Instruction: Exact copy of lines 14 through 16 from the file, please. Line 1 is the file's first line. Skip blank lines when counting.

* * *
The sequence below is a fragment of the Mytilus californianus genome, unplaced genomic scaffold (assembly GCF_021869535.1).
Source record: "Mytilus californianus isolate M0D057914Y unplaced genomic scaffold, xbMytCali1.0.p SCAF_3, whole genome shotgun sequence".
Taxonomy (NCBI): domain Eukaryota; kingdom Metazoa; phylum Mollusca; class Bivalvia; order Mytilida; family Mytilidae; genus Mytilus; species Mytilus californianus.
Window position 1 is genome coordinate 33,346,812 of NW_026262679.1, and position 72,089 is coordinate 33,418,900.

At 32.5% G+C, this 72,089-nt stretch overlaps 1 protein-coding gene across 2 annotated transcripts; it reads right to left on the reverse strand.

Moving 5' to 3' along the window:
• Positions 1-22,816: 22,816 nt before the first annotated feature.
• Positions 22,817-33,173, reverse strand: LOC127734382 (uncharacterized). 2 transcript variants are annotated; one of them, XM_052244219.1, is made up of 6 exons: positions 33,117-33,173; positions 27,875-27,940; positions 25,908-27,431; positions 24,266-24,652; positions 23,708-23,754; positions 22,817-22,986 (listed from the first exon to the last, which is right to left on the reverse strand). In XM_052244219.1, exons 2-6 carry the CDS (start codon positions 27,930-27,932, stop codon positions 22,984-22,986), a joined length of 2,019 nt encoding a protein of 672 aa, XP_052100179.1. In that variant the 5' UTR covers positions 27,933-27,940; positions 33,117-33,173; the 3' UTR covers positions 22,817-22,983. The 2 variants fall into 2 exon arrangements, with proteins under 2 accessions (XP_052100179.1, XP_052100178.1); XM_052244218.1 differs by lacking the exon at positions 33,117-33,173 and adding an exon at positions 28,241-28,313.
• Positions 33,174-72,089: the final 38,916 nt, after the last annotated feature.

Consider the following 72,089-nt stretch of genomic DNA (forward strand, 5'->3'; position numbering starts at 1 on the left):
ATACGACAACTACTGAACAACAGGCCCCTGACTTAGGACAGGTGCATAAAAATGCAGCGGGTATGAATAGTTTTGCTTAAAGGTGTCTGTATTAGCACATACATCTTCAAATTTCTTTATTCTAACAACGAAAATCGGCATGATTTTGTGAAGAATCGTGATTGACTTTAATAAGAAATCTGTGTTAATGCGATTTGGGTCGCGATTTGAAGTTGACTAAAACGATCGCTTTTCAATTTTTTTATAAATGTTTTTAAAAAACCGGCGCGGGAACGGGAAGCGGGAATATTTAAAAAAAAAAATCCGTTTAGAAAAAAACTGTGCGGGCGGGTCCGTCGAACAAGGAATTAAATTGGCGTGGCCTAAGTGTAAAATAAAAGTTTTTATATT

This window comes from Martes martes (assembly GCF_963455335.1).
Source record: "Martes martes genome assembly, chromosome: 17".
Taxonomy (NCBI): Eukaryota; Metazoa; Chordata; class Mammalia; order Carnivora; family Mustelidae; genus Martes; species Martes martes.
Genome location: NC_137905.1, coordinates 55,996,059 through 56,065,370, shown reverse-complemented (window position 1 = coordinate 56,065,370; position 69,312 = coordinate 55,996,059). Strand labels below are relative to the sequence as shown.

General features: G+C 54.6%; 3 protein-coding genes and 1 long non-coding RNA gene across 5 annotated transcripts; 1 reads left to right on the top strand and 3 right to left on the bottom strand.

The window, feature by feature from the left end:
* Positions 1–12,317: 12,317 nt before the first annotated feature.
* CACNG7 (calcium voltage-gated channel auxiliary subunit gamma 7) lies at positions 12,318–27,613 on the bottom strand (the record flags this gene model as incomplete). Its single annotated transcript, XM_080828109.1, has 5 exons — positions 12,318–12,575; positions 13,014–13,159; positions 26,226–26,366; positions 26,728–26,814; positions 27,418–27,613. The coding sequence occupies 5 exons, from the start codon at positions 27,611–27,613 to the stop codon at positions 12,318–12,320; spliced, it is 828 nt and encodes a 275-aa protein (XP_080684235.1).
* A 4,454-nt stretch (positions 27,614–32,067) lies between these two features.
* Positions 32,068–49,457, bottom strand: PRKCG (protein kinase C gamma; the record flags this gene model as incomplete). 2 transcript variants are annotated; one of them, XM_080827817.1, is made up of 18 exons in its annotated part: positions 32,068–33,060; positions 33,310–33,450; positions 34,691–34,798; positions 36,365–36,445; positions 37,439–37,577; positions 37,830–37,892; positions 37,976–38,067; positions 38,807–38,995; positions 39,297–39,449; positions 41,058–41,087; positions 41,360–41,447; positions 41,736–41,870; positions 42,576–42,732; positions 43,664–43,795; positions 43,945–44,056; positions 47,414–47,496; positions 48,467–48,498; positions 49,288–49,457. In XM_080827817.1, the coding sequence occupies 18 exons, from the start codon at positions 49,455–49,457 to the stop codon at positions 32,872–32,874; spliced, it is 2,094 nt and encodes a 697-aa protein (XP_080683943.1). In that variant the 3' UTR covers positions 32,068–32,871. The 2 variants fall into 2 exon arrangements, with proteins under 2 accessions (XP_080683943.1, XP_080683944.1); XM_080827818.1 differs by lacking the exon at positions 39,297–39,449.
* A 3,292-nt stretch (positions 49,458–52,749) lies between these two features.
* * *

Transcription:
Taxonomy (NCBI): Eukaryota; Metazoa; Chordata; class Mammalia; order Carnivora; family Mustelidae; genus Martes; species Martes martes.
Genome location: NC_137905.1, coordinates 55,996,059 through 56,065,370, shown reverse-complemented (window position 1 = coordinate 56,065,370; position 69,312 = coordinate 55,996,059). Strand labels below are relative to the sequence as shown.

General features: G+C 54.6%; 3 protein-coding genes and 1 long non-coding RNA gene across 5 annotated transcripts; 1 reads left to right on the top strand and 3 right to left on the bottom strand.